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Congressional Softball League Comes Out Swinging

Annual League’s 33rd Season Gets Under Way This Month

Evenings in the nation’s capital are about to get more competitive.

The 33rd annual season of the Congressional Softball League is in full swing, with about 150 teams competing to land in the league’s 64-team tournament later this summer.

“I can’t think of anything better than playing when the Washington Monument is to your back and the White House is to your front,” said Gary Caruso, a league veteran who, when not fielding the ball, serves as league commissioner. “If you have a couple of bases and a ball and a bat, you’re good to go.”

Made up of groups as varied as Congressional staffers, lobbyists and media personnel (even Roll Call fields a squad), teams typically play between 10 and 30 games a year, which they must schedule themselves.

Teams are ranked using a computerized scoring system. Points are

awarded or deducted depending on the result of the game, an opposing team’s ranking and whether the game was a forfeit.

League rules also state that teams must have at least eight players, three of them women.

“There are some traditional teams that are good, and some good ones coming up,” Caruso said. “It’s always fairly easy to put a team together.”

Teams play games on various fields around the Washington, D.C., area. Construction on the National Mall has made it difficult for some teams to find places to hold games, however, so many play at area parks and schools, Caruso said.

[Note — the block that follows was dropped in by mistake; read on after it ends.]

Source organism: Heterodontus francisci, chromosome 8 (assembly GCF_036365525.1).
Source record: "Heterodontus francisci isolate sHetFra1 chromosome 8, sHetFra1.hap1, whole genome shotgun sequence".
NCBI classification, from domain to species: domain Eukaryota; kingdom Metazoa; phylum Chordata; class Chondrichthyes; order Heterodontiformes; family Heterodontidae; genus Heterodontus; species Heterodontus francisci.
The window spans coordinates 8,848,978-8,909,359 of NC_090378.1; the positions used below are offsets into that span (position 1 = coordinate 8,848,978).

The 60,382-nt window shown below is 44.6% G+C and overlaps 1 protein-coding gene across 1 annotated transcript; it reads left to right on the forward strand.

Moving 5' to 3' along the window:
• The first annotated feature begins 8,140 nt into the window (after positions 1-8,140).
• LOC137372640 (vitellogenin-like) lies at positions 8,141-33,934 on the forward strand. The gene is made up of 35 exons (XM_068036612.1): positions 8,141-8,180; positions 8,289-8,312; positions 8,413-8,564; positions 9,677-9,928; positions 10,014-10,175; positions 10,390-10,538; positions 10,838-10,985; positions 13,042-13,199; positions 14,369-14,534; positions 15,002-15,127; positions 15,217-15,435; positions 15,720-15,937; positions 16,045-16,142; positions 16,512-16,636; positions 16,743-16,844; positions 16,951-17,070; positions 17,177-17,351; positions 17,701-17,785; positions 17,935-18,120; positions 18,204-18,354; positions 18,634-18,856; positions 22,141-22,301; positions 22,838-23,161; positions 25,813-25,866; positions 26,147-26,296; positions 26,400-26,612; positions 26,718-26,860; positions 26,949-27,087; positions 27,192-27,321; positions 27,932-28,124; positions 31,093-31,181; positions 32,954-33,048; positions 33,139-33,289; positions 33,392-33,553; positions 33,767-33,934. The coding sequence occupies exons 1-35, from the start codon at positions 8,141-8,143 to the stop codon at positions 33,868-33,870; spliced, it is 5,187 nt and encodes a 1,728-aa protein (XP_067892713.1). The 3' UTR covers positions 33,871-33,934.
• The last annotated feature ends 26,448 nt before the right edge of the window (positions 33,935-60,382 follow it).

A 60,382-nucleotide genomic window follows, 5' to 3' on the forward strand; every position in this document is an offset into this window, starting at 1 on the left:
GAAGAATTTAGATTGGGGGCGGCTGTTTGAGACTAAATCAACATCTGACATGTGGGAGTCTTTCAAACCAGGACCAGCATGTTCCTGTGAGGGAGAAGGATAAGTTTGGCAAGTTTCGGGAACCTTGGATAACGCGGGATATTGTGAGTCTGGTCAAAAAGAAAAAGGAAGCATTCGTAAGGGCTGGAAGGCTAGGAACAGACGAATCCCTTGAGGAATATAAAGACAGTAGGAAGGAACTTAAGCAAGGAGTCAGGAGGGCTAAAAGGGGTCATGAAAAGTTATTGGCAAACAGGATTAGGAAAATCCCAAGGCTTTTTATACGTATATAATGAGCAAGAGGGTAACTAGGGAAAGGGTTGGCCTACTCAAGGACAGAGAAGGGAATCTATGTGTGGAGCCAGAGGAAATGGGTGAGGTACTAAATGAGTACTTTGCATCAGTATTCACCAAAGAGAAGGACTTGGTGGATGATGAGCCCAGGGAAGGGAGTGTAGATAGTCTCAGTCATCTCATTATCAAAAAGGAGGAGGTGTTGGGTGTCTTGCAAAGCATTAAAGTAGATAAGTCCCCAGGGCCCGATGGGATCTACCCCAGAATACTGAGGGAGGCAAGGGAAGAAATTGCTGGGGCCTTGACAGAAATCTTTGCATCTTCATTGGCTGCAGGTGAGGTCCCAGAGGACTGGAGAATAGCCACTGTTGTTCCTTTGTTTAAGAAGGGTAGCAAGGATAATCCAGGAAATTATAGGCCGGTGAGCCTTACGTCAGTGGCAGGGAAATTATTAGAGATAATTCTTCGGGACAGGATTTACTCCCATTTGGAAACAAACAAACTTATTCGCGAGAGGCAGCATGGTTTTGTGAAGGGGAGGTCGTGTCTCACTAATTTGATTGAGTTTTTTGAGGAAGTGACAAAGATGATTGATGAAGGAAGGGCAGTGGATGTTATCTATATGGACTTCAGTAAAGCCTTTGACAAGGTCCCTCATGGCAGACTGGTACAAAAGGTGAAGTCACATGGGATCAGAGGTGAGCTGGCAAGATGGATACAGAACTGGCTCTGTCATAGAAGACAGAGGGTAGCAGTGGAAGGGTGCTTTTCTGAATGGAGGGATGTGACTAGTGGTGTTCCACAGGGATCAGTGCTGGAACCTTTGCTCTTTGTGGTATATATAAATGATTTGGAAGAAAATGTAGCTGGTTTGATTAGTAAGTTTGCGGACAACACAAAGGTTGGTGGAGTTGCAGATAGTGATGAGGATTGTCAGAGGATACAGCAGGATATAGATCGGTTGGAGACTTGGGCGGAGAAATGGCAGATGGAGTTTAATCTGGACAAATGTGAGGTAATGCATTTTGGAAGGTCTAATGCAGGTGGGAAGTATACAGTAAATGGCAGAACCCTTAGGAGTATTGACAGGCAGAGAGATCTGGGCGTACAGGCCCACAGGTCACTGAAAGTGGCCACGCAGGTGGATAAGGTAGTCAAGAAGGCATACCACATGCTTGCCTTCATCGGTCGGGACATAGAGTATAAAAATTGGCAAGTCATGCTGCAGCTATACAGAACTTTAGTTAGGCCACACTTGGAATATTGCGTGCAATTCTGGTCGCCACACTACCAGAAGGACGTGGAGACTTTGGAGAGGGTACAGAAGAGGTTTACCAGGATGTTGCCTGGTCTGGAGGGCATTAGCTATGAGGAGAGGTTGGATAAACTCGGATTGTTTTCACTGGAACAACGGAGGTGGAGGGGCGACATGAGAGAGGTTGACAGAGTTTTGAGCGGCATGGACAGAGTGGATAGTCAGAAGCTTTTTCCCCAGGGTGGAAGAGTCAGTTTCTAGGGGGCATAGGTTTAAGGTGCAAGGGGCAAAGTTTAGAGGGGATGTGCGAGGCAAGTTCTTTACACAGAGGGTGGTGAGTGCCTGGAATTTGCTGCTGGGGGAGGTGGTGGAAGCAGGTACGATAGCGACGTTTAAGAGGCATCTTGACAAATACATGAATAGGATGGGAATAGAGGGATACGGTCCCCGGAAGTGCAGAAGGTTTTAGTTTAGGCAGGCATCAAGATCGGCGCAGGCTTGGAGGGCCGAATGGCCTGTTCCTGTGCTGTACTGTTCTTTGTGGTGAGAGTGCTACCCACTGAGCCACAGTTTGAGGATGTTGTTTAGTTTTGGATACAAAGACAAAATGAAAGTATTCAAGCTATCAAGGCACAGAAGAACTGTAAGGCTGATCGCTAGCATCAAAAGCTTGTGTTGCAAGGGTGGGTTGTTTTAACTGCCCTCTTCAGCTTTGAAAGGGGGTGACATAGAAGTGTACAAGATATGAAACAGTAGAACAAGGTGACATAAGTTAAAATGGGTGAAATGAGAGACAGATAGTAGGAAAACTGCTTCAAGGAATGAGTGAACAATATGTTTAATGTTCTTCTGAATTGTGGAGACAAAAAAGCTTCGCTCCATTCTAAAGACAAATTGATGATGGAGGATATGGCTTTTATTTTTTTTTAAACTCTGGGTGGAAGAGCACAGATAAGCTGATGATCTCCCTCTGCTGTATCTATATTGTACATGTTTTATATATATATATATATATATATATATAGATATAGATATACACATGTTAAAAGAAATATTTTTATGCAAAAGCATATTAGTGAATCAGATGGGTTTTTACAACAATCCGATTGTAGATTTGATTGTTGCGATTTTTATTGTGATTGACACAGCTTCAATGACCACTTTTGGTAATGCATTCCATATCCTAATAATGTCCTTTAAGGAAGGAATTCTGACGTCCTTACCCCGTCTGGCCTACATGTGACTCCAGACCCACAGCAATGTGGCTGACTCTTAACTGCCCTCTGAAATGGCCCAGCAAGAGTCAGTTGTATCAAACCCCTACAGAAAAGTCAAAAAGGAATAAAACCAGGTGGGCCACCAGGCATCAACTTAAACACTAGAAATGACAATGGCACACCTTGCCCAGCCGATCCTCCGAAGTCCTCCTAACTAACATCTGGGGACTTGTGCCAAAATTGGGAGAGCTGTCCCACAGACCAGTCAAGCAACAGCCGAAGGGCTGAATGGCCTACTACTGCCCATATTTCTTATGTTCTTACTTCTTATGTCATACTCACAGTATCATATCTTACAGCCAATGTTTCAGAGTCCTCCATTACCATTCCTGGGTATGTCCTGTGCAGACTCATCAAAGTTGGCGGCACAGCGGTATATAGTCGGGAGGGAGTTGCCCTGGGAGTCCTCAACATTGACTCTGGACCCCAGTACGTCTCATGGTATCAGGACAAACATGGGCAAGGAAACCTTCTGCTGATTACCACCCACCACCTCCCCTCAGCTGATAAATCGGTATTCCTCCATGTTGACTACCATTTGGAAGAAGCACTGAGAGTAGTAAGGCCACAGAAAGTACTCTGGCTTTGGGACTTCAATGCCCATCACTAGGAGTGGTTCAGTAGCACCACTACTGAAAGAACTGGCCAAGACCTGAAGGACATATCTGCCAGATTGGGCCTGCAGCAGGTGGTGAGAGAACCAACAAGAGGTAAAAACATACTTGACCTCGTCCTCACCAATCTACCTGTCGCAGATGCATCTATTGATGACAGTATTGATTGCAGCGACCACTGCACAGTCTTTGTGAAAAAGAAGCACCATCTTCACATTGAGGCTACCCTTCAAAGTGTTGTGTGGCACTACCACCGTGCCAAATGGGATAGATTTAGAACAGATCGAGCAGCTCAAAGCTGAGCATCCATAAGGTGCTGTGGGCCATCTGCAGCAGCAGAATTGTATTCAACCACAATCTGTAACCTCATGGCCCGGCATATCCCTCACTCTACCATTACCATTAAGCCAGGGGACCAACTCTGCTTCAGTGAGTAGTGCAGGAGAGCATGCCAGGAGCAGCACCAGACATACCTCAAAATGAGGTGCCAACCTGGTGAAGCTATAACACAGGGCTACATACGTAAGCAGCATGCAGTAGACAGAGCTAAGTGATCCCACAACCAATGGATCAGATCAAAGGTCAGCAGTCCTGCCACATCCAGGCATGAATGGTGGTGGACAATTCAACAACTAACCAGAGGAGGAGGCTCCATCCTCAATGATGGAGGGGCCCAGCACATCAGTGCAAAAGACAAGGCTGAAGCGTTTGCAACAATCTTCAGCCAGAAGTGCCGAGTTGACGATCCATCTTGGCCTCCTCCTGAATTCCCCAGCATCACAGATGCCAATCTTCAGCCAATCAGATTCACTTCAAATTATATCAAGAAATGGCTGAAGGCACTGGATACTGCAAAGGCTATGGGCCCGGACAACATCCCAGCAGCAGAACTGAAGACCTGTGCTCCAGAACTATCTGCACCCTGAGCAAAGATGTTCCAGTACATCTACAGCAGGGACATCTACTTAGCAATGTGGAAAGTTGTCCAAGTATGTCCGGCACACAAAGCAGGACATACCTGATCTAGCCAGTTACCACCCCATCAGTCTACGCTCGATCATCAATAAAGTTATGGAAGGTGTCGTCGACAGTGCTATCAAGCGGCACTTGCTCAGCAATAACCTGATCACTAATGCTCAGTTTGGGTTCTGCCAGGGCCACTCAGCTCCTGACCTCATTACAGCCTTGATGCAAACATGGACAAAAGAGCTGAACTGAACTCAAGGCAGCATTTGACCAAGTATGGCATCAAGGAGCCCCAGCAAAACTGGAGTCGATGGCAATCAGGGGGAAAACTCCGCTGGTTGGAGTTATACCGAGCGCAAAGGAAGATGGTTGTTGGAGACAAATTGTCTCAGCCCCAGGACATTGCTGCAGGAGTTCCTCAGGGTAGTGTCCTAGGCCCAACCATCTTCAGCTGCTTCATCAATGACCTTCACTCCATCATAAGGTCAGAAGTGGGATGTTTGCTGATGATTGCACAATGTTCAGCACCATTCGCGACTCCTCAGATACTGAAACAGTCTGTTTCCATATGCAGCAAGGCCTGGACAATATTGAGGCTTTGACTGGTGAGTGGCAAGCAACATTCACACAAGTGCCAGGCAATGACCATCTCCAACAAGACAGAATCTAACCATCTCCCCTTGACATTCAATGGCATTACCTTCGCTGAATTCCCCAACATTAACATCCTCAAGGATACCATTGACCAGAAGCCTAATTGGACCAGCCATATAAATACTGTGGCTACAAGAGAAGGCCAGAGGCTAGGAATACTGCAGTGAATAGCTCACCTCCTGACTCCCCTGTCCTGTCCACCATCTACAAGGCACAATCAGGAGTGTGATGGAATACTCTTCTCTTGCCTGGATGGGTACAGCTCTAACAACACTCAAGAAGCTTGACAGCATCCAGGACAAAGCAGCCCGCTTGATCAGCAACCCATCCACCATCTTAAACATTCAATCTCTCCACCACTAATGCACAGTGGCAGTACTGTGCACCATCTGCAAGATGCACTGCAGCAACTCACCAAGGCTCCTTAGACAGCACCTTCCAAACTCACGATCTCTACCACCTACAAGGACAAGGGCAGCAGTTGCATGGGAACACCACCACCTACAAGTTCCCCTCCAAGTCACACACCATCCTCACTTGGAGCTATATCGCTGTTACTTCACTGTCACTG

A typical highlight of the tournament are rivalries, some which form during the summer and others who continue from season to season.

“You do have some traditional rivalries that have to be played every year,” Caruso said. “The DNC and the RNC always play each other every year, and that’s always a biggie.”

Last year’s tournament champions, The Resolutionaries, will return this year to defend their title. The team, sponsored by the nonprofit group Search for Common Ground, faces stiff competition from many old-time favorites, including 2002 Champions Denny’s Grand Slam, players from the office of Speaker Dennis Hastert (R-Ill.), and Suspension of the Rules, who won the title in 1999, 2000 and 2001.

“We’ve had a lot of groups challenge us this year,” said Phil Bob Hellmich, manager of the Resolutionaries and the director of Sub-Saharan development in Africa for Search for Common Ground.

“The IRS wants another crack at us,” he said, referring to the team that the Resolutionaries beat in the championship game last year. “The Bush/Cheney re-election group came after us … We want to put out a standing challenge to the Nader and the Kerry re-election campaigns so we can keep with our common ground approach.

“Our mission statement is to transform the way the world deals with conflict away from adversarial approaches. But for the softball team, we practice a win-win approach where we win, win again and keep on winning.”

“But we do this all with a very positive attitude,” Hellmich assured. “We’ll be the nicest team that’ll ever beat you.”

Typically, the end-of-the-year tournament features an array of groups, from those who play for the love of the game to those play for the love of winning the game, Caruso said. The tournament, which will mark its 26th year in October, is always competitive and often unpredictable, he added.

“We don’t make the very best teams play the very worst teams in the first round, so teams that just do play for fun don’t get bounced right away,” Caruso said. “You’ll get a lot of teams that just play for the fun of it.”

John McArdle contributed to this report.

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